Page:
Why is my orchid dropping blooms?

Why is my orchid dropping blooms?

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The reason that your orchid is dropping blooms ranges from the natural growth cycle through a change in temperature to orchid pests. I cover these and many more reasons in this article.

Natural life cycle

If you’ve just purchased your orchid, the blooms may be dropping because of the plant’s natural life cycle. It may have been forced to bloom to be sold and the flower is dying and falling off. Not all orchids flower for a long time.

Orchid why has dropped its blooms as it simply finished flowering and needs a period of cooler temperatures to promote new flower stems
Orchid why has dropped its blooms as it simply finished flowering and needs a period of cooler temperatures to promote new flower stems

If you’re interested in growing more blooms on your orchid plant, wait a while to see if they naturally reappear. Or read my article What to do with orchids after blooming? to see how to rebloom your orchid plant.

Sudden change in temperature

Orchids are tropical plants and need a specific range of temperatures in which to grow. Night time temperature should be around 16°C – 18°C and temperatures for daytime in the range 18°C – 29°.

Even if you keep your orchid plants within these ranges, sudden changes in temperature cause them harm and may result in the flowers dropping off. Any breezes or winds also affect the health of the plant.

Temperatures outside these ranges – too hot and/or too cold cause the blooms to fall off as well.

Humidity is too low

Misting orchids helps to maintain the right humidity and prevent dropping flowers
Misting orchids helps to maintain the right humidity and prevent dropping flowers

Orchids love high humidity (they originally come from the rainforest after all). Orchid experts state that 40% humidity or more constitutes a suitably moist growing environment. If the humidity is too low, the buds and flowers dry out and fall off.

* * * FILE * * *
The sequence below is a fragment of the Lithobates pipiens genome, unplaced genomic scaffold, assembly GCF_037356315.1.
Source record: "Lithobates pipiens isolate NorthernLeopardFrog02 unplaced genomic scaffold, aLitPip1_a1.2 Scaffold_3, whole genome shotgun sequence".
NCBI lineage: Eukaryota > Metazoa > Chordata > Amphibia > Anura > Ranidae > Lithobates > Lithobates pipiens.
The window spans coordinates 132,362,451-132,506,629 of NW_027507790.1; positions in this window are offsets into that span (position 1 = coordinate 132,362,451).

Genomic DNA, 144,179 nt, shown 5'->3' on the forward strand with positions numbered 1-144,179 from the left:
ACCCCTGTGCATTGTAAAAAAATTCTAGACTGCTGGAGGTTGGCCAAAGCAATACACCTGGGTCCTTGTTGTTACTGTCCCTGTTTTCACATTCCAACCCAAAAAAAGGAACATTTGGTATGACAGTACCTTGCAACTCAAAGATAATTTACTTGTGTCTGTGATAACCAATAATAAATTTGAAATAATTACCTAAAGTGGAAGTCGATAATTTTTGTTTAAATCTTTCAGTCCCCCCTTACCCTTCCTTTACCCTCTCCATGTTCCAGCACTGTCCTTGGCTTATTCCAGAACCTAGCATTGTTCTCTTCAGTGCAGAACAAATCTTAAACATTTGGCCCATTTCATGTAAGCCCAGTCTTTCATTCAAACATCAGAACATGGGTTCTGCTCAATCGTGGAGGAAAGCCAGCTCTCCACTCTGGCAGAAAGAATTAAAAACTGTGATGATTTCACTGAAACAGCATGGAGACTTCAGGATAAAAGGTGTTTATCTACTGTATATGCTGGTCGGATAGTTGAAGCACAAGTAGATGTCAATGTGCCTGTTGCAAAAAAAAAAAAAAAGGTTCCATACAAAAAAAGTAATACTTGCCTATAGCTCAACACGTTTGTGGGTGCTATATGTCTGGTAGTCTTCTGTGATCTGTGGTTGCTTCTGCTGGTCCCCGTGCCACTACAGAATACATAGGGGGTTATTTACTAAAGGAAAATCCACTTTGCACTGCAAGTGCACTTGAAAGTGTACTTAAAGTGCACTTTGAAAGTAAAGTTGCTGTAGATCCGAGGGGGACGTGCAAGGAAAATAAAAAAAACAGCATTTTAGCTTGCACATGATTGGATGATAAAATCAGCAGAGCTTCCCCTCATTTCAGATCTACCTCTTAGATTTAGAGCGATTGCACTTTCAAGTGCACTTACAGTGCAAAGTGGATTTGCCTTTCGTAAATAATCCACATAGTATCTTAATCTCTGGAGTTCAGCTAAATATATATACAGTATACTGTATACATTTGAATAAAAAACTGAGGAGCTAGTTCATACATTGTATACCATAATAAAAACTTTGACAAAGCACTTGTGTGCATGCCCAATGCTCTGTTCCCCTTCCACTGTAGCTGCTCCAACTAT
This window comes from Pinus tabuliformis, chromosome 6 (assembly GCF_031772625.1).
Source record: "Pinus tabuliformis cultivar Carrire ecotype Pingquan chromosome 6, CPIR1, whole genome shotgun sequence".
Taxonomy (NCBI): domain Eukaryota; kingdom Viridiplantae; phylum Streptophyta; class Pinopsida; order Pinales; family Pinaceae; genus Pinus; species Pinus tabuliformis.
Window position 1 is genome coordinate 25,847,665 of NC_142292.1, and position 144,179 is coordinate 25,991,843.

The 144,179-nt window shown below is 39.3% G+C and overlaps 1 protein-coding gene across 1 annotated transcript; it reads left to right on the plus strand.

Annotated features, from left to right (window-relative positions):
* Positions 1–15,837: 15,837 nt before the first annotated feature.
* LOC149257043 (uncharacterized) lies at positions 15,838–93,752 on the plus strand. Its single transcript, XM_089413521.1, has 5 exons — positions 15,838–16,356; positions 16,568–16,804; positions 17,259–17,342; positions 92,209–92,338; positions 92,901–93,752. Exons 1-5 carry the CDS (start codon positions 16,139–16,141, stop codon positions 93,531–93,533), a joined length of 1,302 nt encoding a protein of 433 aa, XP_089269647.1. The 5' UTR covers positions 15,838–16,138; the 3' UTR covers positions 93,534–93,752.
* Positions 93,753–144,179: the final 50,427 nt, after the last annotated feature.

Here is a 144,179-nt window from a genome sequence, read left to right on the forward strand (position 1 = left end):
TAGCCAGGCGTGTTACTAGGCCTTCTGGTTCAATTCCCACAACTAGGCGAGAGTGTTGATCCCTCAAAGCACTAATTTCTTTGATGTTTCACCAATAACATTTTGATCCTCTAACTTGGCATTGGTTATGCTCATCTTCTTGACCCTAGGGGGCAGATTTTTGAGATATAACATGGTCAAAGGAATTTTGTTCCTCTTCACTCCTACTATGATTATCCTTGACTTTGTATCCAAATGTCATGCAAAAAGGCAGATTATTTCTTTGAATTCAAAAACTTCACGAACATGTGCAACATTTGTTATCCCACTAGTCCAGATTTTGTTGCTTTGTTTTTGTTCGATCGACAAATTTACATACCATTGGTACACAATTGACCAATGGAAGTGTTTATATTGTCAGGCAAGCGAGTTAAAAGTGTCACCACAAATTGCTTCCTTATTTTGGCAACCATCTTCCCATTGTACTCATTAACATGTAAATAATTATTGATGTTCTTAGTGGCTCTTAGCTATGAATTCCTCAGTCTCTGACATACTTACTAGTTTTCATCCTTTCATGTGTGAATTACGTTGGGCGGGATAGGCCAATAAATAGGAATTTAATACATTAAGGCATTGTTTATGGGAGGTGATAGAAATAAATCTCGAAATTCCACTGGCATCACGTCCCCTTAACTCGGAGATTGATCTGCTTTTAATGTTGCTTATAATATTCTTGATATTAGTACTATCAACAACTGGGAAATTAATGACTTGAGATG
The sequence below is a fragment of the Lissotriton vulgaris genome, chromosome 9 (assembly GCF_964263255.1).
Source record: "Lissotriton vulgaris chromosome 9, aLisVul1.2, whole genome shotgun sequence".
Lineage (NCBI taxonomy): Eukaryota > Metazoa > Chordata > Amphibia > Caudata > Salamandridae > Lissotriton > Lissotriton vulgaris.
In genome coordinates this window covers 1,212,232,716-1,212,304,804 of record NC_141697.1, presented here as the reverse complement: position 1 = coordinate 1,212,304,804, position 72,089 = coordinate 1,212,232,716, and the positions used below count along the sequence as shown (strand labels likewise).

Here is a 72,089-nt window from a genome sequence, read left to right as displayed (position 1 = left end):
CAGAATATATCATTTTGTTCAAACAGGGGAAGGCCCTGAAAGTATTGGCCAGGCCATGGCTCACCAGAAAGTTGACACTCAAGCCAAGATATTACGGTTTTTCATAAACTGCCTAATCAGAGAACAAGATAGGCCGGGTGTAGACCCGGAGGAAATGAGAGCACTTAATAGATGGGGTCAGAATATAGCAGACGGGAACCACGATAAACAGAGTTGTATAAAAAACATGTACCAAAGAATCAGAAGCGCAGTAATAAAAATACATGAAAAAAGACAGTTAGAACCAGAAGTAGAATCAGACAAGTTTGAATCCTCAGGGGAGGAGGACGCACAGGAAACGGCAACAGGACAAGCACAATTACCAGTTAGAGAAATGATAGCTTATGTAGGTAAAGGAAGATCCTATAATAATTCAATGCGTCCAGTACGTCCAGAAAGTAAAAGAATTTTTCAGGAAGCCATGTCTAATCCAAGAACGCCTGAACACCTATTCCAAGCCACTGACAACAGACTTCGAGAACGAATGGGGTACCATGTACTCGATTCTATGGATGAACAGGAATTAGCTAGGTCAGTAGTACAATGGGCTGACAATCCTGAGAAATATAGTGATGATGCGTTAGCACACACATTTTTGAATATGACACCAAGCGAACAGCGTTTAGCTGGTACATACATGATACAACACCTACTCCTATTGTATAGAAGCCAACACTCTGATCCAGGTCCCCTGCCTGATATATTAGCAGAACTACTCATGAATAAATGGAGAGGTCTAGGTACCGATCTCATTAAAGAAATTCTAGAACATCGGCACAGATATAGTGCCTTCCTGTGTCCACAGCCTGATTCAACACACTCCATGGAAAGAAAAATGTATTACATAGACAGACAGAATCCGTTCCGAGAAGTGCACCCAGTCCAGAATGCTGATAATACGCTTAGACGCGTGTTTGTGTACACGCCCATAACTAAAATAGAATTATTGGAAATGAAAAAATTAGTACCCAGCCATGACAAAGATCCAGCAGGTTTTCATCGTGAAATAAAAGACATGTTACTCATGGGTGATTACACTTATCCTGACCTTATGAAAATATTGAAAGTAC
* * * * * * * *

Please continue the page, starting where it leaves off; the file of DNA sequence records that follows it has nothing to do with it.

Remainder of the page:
Keep your orchid plant misted but don’t let excess water sit on the leaves and create a good environment for diseases. Or sit the pot on a tray of pebbles with water in it. Make sure the water doesn’t reach the bottom of the pot though.


Over-watering your plant means that its roots sit in the excess water pooled within the moss and other organic elements in the potting mix. The roots become saturated and are no longer able to process oxygen to send the water throughout the plant. The plant doesn’t receive enough water and withers. Leaves and flowers drop off to conserve what resources there are.

Overwatered orchid which lead to the onset of root rot and bloom dropping – Rotted roots cut off and planted in new compost

The article When and how to water my orchid? From an experienced orchid grower gives information about how to establish the best watering regime for your orchid.


Under-watering is as harmful to your orchid as overwatering. It creates drought stress which dries out the orchid. With not enough water to go around, the roots die off, and the plant drops its flowers.

Transplant shock

Repotting your orchid into a new growing medium, while good for its health, causes it shock. The change in environment affects the root’s ability to draw nutrients and moisture from the new potting medium until the plant settles down again. As a result, the flowers may drop off due to a lack of these necessary resources.

This is amplified if you use the repotting time to propagate your orchid through the division method.

Just make sure that you carefully care for your orchid after you repot it. See How to grow and care for orchids.

Pests and bud blast

Orchid pests can cause orchids to drop their blooms in serous infestations

I include bud blast here, although it’s when the buds drop before they’ve had a chance to develop into blooms. Buds may dry up and drop from an otherwise healthy plant. As buds are the most vulnerable part of the plant, they’re susceptible to all of the problems discussed above.

But in addition, pests can also be the cause of bud blast. In particular, aphids and thrips feed on flowers and flower buds, sucking the sap from them. The buds from affected plants don’t develop properly and fall off the plant. Or they do develop but into disfigured flowers.

For more information about orchid pests and what to do about them, check out Orchid pests and diseases – How to identify, treat and prevent

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